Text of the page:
Since December, a number of processing operators have either closed their doors, or significantly adjusted operations due to COVID. In NSW, Monbeef closed its doors for an extended period from January, and HW Greenham’s shut its Tongala VIC abattoir in February for an indefinite period. Others may follow, now that COVID JobKeeper protection is coming to an end, Beef Central was told yesterday.
Record high Australian cattle prices and a global meat market in which Australian beef looks heavily overpriced could influence some processor decisions. In a recent five-year global cattle price chart compiled by Bloomberg, and seen by Beef Central, Australian slaughter cattle prices were indexed at 300.4, while US and Brazilian prices were light years away, at 179.5 and 159.9 respectively.
Red Meat wholesalers told Beef Central yesterday they had been factoring in an end-of March adjustment in domestic beef demand for some time, due to the end of JobKeeper.
“If some consumers are receiving the supplementary payment and all of a sudden it stops, it will have an impact,” one wholesale contact said.
“The bosses of both Coles and Woolworths have indicated that they believe their second quarter sales will be back, year-on-year, as a result of the conclusion of JobKeeper,” the contact said.
The second quarter last year also saw the huge drift out of food service hotel and restaurant trade into retail, as lockdowns occurred across Australia.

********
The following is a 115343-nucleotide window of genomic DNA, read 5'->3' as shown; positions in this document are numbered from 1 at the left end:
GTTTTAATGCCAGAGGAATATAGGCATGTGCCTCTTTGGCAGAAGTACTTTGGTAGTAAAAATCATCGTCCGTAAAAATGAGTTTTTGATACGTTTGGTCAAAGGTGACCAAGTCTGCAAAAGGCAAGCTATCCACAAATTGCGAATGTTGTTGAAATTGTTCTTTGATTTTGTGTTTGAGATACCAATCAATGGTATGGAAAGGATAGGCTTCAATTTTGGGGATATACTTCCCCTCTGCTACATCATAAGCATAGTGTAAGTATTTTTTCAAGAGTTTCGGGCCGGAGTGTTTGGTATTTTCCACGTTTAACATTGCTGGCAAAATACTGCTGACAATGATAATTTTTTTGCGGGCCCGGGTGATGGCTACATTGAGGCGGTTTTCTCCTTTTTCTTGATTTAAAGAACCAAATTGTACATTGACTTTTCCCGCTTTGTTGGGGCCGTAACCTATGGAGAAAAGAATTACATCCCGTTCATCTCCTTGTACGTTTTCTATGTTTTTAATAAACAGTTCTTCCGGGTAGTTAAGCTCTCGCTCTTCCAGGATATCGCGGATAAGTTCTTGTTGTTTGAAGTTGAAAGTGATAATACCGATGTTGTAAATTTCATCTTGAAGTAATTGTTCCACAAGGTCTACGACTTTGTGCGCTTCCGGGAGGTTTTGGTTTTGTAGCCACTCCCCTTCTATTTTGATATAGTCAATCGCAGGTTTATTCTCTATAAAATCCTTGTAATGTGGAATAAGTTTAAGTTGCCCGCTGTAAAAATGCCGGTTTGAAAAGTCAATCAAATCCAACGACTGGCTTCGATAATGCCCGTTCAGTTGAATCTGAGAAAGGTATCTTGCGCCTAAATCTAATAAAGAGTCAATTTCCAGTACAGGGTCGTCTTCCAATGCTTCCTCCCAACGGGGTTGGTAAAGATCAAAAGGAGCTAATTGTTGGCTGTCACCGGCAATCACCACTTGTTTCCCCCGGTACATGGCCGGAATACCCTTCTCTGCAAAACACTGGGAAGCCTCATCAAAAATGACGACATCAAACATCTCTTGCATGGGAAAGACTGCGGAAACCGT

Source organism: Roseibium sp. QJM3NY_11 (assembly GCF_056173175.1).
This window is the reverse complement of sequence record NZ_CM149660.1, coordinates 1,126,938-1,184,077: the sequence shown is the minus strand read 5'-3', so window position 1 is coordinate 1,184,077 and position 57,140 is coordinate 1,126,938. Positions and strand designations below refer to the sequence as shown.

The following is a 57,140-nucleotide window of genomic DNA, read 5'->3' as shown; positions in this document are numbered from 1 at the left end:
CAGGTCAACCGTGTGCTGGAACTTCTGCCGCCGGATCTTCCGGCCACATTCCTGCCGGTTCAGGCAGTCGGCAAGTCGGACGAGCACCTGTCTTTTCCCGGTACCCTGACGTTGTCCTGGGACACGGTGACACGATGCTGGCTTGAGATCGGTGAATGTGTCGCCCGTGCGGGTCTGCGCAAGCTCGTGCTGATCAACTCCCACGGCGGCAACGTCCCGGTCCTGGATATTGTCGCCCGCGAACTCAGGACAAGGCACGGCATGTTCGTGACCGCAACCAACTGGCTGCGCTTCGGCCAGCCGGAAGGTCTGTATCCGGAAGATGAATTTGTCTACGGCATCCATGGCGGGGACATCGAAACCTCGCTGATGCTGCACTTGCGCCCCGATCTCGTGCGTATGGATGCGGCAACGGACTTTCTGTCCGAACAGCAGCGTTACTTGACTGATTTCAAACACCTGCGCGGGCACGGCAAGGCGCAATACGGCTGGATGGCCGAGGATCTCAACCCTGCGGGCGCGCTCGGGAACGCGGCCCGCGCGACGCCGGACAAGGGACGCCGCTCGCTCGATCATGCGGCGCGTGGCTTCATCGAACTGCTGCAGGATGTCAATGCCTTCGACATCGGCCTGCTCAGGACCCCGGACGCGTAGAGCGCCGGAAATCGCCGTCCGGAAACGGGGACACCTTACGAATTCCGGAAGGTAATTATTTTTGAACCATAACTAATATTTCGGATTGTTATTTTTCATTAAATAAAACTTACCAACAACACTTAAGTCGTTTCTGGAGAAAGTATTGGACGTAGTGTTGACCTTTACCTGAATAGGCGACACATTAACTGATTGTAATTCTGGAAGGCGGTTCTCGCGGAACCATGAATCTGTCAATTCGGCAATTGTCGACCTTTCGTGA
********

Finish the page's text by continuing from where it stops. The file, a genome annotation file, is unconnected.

A tighter domestic retail and food service market due to JobKeeper adjustments would come at a difficult time for the meat trade, with the domestic market still awash with beef diverted out of export programs, due to lack of competitiveness. This trend was first reported in this earlier story on Beef Central.
“Taking that support money out of the system will inevitably have an impact on Australian consumer expenditure. In our business, we’re going to be very careful about who we trade meat to, how, why and when,” one trade source said.
“It’s just hard to tell who has been using JobKeeper to prop-up their businesses during a very difficult trading period – whether it be processors, meat wholesalers, or end-users.”
“The next six months could be very difficult for any smaller processor whose business has been reliant on JobKeeper over the past year or so.”
Both red meat retailers and food service hotel and restaurant trade businesses were likely to be affected, and any further COVID-related lockdowns or travel restrictions would only make it worse, he said.
“The only thing that will hide it is Easter,” another wholesaler contact said.
“Pre-Easter is always a strong sales period for meat retailers and food service, and it could soften any blow in lower demand for a short period. Perhaps the month after that – May – will be where the real JobKeeper closure impact is seen.”
“We’re at least hoping the domestic trade will be a bit buoyant heading into Easter, from 2-5 April. We’re pushing as hard as we possibly can to sell meat, because of the demand dip that may lie ahead, and the fact that stocks in storage are currently so high.
“That hurts margin, but as the old saying goes in the wholesale trade, You can’t fall in love with it.”